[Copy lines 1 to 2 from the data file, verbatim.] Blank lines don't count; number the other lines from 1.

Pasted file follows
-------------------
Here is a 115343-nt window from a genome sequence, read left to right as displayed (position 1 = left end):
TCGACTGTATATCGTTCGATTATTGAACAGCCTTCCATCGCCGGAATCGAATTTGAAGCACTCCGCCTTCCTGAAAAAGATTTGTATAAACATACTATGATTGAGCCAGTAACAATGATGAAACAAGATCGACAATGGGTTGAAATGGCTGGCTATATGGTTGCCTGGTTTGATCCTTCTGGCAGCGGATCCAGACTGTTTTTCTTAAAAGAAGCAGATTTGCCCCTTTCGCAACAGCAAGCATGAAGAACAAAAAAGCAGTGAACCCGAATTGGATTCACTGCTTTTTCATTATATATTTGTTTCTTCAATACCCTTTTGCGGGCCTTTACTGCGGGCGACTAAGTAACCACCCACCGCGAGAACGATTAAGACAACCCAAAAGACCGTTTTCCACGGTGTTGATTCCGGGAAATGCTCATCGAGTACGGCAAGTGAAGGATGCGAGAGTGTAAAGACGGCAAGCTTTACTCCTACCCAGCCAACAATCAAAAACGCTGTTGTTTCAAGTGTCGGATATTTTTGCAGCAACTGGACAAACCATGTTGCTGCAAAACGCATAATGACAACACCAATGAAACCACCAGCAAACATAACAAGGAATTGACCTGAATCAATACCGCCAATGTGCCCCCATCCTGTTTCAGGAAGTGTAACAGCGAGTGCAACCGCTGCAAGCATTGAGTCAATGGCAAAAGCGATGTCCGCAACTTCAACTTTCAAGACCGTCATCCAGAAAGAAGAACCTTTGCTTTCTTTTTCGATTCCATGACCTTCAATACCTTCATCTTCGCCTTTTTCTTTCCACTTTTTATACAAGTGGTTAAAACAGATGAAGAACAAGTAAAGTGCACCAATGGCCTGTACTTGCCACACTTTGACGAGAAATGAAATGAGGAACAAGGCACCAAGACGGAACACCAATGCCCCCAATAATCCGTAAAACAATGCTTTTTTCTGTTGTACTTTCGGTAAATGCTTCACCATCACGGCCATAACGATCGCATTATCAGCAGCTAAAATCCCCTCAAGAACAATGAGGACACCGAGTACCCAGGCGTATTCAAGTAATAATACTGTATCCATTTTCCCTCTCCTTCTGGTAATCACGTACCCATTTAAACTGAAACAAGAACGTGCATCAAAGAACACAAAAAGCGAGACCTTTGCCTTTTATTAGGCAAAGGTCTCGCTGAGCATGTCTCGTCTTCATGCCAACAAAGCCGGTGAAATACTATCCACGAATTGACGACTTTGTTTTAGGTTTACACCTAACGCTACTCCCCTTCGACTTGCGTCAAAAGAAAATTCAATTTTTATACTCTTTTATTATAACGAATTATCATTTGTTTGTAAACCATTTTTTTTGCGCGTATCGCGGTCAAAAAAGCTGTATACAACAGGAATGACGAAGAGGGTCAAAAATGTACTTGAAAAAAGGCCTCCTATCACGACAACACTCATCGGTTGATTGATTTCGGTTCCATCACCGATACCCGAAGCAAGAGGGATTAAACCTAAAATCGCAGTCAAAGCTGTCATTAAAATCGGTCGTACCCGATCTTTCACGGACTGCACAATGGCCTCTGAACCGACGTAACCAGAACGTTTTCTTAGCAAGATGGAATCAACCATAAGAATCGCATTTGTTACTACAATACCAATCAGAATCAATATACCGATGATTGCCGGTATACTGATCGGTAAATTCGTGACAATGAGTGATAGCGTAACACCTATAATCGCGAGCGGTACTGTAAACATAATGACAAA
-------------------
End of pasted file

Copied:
Here is a 115343-nt window from a genome sequence, read left to right as displayed (position 1 = left end):
TCGACTGTATATCGTTCGATTATTGAACAGCCTTCCATCGCCGGAATCGAATTTGAAGCACTCCGCCTTCCTGAAAAAGATTTGTATAAACATACTATGATTGAGCCAGTAACAATGATGAAACAAGATCGACAATGGGTTGAAATGGCTGGCTATATGGTTGCCTGGTTTGATCCTTCTGGCAGCGGATCCAGACTGTTTTTCTTAAAAGAAGCAGATTTGCCCCTTTCGCAACAGCAAGCATGAAGAACAAAAAAGCAGTGAACCCGAATTGGATTCACTGCTTTTTCATTATATATTTGTTTCTTCAATACCCTTTTGCGGGCCTTTACTGCGGGCGACTAAGTAACCACCCACCGCGAGAACGATTAAGACAACCCAAAAGACCGTTTTCCACGGTGTTGATTCCGGGAAATGCTCATCGAGTACGGCAAGTGAAGGATGCGAGAGTGTAAAGACGGCAAGCTTTACTCCTACCCAGCCAACAATCAAAAACGCTGTTGTTTCAAGTGTCGGATATTTTTGCAGCAACTGGACAAACCATGTTGCTGCAAAACGCATAATGACAACACCAATGAAACCACCAGCAAACATAACAAGGAATTGACCTGAATCAATACCGCCAATGTGCCCCCATCCTGTTTCAGGAAGTGTAACAGCGAGTGCAACCGCTGCAAGCATTGAGTCAATGGCAAAAGCGATGTCCGCAACTTCAACTTTCAAGACCGTCATCCAGAAAGAAGAACCTTTGCTTTCTTTTTCGATTCCATGACCTTCAATACCTTCATCTTCGCCTTTTTCTTTCCACTTTTTATACAAGTGGTTAAAACAGATGAAGAACAAGTAAAGTGCACCAATGGCCTGTACTTGCCACACTTTGACGAGAAATGAAATGAGGAACAAGGCACCAAGACGGAACACCAATGCCCCCAATAATCCGTAAAACAATGCTTTTTTCTGTTGTACTTTCGGTAAATGCTTCACCATCACGGCCATAACGATCGCATTATCAGCAGCTAAAATCCCCTCAAGAACAATGAGGACACCGAGTACCCAGGCGTATTCAAGTAATAATACTGTATCCATTTTCCCTCTCCTTCTGGTAATCACGTACCCATTTAAACTGAAACAAGAACGTGCATCAAAGAACACAAAAAGCGAGACCTTTGCCTTTTATTAGGCAAAGGTCTCGCTGAGCATGTCTCGTCTTCATGCCAACAAAGCCGGTGAAATACTATCCACGAATTGACGACTTTGTTTTAGGTTTACACCTAACGCTACTCCCCTTCGACTTGCGTCAAAAGAAAATTCAATTTTTATACTCTTTTATTATAACGAATTATCATTTGTTTGTAAACCATTTTTTTTGCGCGTATCGCGGTCAAAAAAGCTGTATACAACAGGAATGACGAAGAGGGTCAAAAATGTACTTGAAAAAAGGCCTCCTATCACGACAACACTCATCGGTTGATTGATTTCGGTTCCATCACCGATACCCGAAGCAAGAGGGATTAAACCTAAAATCGCAGTCAAAGCTGTCATTAAAATCGGTCGTACCCGATCTTTCACGGACTGCACAATGGCCTCTGAACCGACGTAACCAGAACGTTTTCTTAGCAAGATGGAATCAACCATAAGAATCGCATTTGTTACTACAATACCAATCAGAATCAATATACCGATGATTGCCGGTATACTGATCGGTAAATTCGTGACAATGAGTGATAGCGTAACACCTATAATCGCGAGCGGTACTGTAAACATAATGACAAA